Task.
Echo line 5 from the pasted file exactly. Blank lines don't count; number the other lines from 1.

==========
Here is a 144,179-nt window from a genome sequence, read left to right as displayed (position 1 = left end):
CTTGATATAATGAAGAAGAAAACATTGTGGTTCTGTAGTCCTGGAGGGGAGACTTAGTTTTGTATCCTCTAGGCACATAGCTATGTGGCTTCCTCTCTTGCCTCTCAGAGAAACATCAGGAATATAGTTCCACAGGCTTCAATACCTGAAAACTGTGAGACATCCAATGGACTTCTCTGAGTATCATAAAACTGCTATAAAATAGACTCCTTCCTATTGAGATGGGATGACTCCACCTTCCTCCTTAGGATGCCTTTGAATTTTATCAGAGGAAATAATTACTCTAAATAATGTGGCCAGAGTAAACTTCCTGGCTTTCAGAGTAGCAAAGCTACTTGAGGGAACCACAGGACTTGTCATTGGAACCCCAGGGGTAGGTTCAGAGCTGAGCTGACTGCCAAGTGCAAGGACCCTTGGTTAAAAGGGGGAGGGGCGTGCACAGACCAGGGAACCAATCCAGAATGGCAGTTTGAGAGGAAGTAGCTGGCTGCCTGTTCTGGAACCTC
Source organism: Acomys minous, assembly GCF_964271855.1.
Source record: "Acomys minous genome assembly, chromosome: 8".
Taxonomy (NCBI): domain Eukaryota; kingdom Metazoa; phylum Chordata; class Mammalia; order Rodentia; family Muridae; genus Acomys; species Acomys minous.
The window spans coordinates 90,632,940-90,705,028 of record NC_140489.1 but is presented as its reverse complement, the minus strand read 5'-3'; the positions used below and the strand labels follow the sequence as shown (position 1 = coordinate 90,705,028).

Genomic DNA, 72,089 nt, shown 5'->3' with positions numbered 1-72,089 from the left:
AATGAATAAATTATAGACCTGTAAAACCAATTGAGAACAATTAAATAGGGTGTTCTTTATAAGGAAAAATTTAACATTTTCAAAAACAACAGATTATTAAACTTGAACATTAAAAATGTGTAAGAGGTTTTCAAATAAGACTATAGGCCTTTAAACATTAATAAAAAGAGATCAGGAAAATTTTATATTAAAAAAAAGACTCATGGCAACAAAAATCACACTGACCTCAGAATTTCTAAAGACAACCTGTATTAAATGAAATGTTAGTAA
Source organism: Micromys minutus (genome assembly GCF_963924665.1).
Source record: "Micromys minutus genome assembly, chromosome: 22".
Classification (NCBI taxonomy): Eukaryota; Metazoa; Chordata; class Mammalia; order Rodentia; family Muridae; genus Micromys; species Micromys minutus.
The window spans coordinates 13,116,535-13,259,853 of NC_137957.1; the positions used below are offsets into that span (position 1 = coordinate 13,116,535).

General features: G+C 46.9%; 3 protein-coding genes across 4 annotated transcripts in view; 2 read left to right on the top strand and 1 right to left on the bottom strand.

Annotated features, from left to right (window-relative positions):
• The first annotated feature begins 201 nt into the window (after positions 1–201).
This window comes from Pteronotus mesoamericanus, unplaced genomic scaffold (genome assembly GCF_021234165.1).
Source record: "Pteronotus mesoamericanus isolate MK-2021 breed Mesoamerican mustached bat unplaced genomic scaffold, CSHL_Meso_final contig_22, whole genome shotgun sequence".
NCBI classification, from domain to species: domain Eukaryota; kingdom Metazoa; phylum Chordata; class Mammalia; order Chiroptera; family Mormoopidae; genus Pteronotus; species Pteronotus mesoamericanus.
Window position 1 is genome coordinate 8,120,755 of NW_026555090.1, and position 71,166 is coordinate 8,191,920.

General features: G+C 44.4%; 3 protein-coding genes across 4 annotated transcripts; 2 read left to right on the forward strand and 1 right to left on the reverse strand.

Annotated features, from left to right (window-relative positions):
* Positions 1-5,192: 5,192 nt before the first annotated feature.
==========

Taxonomy (NCBI): domain Eukaryota; kingdom Metazoa; phylum Chordata; class Mammalia; order Rodentia; family Muridae; genus Acomys; species Acomys minous.